Stone figure identity traced back to carver

The carving on the side of The Stump. Picture: Ian Moore.
The carving on the side of The Stump. Picture: Ian Moore.

Have you noticed this unusual piece of decoration on the side of The Stump?

Former Boston man Ian Moore photographed it and shared it on social media in a bid to find out more.

The Standard contacted Adam Kelk, head verger at The Stump, who said the team there did not know anything about its origins.

However, stonemasons Phil and Tony Leonard, who worked at The Stump for 35 years until retirement in 2015, were able to shed light on its history.

Phil said that it is a self-portrait of stone carver Beauford Linley, who was hired to work on the south side of the church by architect Nicholas Rank.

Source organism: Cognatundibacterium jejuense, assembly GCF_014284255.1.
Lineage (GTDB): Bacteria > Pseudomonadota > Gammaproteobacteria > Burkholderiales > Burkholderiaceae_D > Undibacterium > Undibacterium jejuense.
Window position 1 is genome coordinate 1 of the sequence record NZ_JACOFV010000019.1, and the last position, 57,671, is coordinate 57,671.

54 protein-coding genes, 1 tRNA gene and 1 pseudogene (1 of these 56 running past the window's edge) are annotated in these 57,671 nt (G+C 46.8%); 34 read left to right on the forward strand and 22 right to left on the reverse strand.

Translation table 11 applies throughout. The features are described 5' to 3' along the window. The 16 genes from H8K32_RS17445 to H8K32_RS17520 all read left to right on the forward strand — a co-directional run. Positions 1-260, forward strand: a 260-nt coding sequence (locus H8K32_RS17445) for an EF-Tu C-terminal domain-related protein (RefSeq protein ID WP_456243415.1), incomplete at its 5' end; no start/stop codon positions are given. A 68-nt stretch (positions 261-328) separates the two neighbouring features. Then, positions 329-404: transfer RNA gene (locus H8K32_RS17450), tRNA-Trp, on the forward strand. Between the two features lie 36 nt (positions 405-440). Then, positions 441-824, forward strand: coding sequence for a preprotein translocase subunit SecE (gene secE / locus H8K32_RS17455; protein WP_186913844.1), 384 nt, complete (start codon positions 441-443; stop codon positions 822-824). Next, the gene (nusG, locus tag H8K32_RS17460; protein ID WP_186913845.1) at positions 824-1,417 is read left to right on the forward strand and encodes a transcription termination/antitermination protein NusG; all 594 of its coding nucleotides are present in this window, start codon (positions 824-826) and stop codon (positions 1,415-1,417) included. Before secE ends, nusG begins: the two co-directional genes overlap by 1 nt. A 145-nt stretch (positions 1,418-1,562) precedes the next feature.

According to Phil, Nicholas gave Beauford free rein on his design, and it was not uncommon for stonemasons to create unique grotesques such as the one in this case.

Phil believes the creation was carved somewhere between 2002 and 2004.

In recognition of their years of hard work, Phil and Tony Leonard also had their faces carved in stone and placed inside the Cotton Chapel ahead of their retirement.